Tale Behind the Trail: Critters Creek Farm

Tale Behind the Trail: Critters Creek Farm

When looking to grow a family by adding a few four-legged friends, most families consider a dog or a cat, maybe a bird or rodent if they’re feeling adventurous. But after staying at a Vrbo on an alpaca farm, Sasha King, the owner of Critters Creek Farm, knew these large, fuzzy teddy bears would be the newest addition to her family.

“In 2011, before I even knew my husband, I was in Washington for a business trip and I drove past a farm that had 75 alpacas,” King said. “After seeing her fleece and all of these beautiful animals, I thought to myself, ‘One of these days, I’m going to own alpacas.’”

Flash forward to 2017, King and her husband were getting brunch one morning in Placerville, California, when they stumbled upon a sign directing travelers to an alpaca farm and store just down the road. 

“We spent hours at this farm with the owner and her herd,” King explained. “We fell in love with this little brown alpaca that looked like a cocoa bean. She was that dark and rich, so that’s what we named her: Cocoa bean.”

King describes how she looked at her husband, wondering if they were going to commit to starting a farm. The Kings returned home that afternoon with four young alpacas.

“You can’t just have one because they’re a herd animal,” King said. “So one turned into two, which turned into four. And now we have nine.”

Shortly after starting their herd, the Kings decided to make the move up to Idaho. Their house sold before they had a chance to find their new home, so the alpacas stayed at a friend’s house while the Kings searched for their dream home. 

With the property purchased, a barn needed to be built to house the alpaca herd, and the Kings farm continued to grow in the meantime. 

“When we first moved into the house, before we had the barn built and before the alpacas were here, a friend told me she just had piglets and wanted me to come see them,” King said. “Of course we said yes, but she didn’t tell us that these were potbelly pigs. So we got there and she asked if we wanted to buy one, and, of course, one ended up being two.”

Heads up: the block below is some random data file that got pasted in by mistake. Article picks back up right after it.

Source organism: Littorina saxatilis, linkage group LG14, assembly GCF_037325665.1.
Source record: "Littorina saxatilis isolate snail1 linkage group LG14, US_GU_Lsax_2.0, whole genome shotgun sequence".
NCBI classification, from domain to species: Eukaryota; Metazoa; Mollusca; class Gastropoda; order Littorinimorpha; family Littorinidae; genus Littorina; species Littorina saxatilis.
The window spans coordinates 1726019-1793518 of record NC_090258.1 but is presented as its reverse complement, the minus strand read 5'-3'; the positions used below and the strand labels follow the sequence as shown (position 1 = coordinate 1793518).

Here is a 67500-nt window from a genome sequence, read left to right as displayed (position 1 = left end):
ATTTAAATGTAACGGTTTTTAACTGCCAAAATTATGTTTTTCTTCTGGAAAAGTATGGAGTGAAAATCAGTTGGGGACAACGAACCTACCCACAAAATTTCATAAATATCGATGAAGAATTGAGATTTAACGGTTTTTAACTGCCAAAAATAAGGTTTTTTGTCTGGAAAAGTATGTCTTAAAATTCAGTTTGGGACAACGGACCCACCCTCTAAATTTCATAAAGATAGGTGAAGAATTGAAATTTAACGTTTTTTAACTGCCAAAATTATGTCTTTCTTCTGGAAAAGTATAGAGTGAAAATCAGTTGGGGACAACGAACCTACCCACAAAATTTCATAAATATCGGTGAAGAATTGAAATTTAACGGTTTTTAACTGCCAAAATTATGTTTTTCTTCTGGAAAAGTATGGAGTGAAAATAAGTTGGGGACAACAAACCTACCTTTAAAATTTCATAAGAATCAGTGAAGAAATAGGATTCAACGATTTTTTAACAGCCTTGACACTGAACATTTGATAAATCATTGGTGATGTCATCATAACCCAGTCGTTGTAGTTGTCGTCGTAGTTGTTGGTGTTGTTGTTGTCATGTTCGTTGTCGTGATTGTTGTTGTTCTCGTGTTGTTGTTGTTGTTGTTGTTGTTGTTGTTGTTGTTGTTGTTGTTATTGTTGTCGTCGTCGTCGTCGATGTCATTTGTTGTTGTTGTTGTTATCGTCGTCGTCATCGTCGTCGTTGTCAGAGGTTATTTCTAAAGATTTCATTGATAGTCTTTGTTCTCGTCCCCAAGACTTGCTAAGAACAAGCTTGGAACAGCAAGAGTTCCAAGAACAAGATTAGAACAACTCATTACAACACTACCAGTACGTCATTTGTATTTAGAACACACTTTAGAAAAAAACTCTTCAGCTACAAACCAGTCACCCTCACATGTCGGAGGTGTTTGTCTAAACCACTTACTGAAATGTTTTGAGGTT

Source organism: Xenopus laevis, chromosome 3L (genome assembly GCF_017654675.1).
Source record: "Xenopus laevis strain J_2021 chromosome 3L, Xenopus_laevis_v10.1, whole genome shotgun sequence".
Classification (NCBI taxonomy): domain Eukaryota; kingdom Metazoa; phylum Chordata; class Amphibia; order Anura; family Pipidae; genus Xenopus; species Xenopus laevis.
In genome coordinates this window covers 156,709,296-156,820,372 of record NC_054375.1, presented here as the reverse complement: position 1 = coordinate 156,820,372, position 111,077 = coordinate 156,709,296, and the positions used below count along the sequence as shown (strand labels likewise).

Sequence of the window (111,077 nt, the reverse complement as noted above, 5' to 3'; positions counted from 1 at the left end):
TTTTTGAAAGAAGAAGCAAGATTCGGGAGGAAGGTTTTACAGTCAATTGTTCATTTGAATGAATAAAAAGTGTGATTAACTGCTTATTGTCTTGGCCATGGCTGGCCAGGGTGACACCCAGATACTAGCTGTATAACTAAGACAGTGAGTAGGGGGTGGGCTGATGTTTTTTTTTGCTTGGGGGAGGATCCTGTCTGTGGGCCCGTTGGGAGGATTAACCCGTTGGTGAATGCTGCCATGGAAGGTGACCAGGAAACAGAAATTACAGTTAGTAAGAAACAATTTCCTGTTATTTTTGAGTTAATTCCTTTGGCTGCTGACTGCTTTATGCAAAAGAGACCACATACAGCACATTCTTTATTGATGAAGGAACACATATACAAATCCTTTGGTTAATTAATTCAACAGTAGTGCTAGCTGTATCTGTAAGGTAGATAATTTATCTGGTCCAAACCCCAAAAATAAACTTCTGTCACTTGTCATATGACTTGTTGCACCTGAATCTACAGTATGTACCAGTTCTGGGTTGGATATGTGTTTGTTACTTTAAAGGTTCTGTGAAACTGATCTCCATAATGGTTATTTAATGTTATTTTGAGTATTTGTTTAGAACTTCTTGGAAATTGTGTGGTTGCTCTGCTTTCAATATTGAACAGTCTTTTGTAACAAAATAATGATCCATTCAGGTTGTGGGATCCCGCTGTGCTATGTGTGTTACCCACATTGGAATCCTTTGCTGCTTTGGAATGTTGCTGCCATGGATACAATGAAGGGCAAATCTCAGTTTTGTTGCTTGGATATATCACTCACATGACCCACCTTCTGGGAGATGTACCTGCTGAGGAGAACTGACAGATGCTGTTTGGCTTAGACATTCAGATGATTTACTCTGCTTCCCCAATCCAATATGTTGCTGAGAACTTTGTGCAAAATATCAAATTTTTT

Once the barn was finished, the Kings went to pick up their four alpacas, and due to natural processes, there were now eight of them. But the farm didn’t stop growing there.
“Two Christmases ago my husband bought me a Nigerian dwarf goat, and a few months later, the owner asked if we wanted to buy his brother, and we just don’t know how to say ‘No,’” King explained. 

All in all, the Kings own alpacas, Southdown babydoll sheep, Nigerian dwarf goats, Giuliana potbelly pigs, Galloway cows for meat, and a few cats and dogs running on the property.

Originally, King wanted to start the farm to breed and use the alpaca fleece. But as they acquired different kinds of animals and began to learn about the responsibilities, the best avenue seemed to be gearing the farm towards educational purposes. 

“Once we started adding the other breeds, it wasn’t just about the alpacas anymore, we wanted to educate people on all our animals,” King said. “When we got the pigs and I started learning more about them, they’re fascinating creatures, and we want to share that with other people.”

As a part of this education initiative, the Kings opened up Critters Creek Farm for tours this past year, and hopes to move into birthday parties and events within the near future. 

“I’m a realtor, so people will hear about the farm and then they can just go on the farm and see times that are available,” King explained. “People can call me and make plans on the phone as well. We try to be as flexible as we can.”

With the large array of animals on the property, King has been making an effort to try and utilize all the animal products she can as a way to provide for the community as well. 

Selling alpaca fleece from Peru, dabbling in goat’s milk soap, and growing her garden to help feed her animals, the Kings stay busy, even through the winter. But they’re not alone, as Caldwell has a large agricultural community that helps to support one another. 

“The best thing about Caldwell is the small business owners and that community,” King said. “I love going downtown and supporting other entrepreneurs and having access to the different groups and support that we have in this city.”


Megan Williams

All photos courtesy of Critters Creek Farm website

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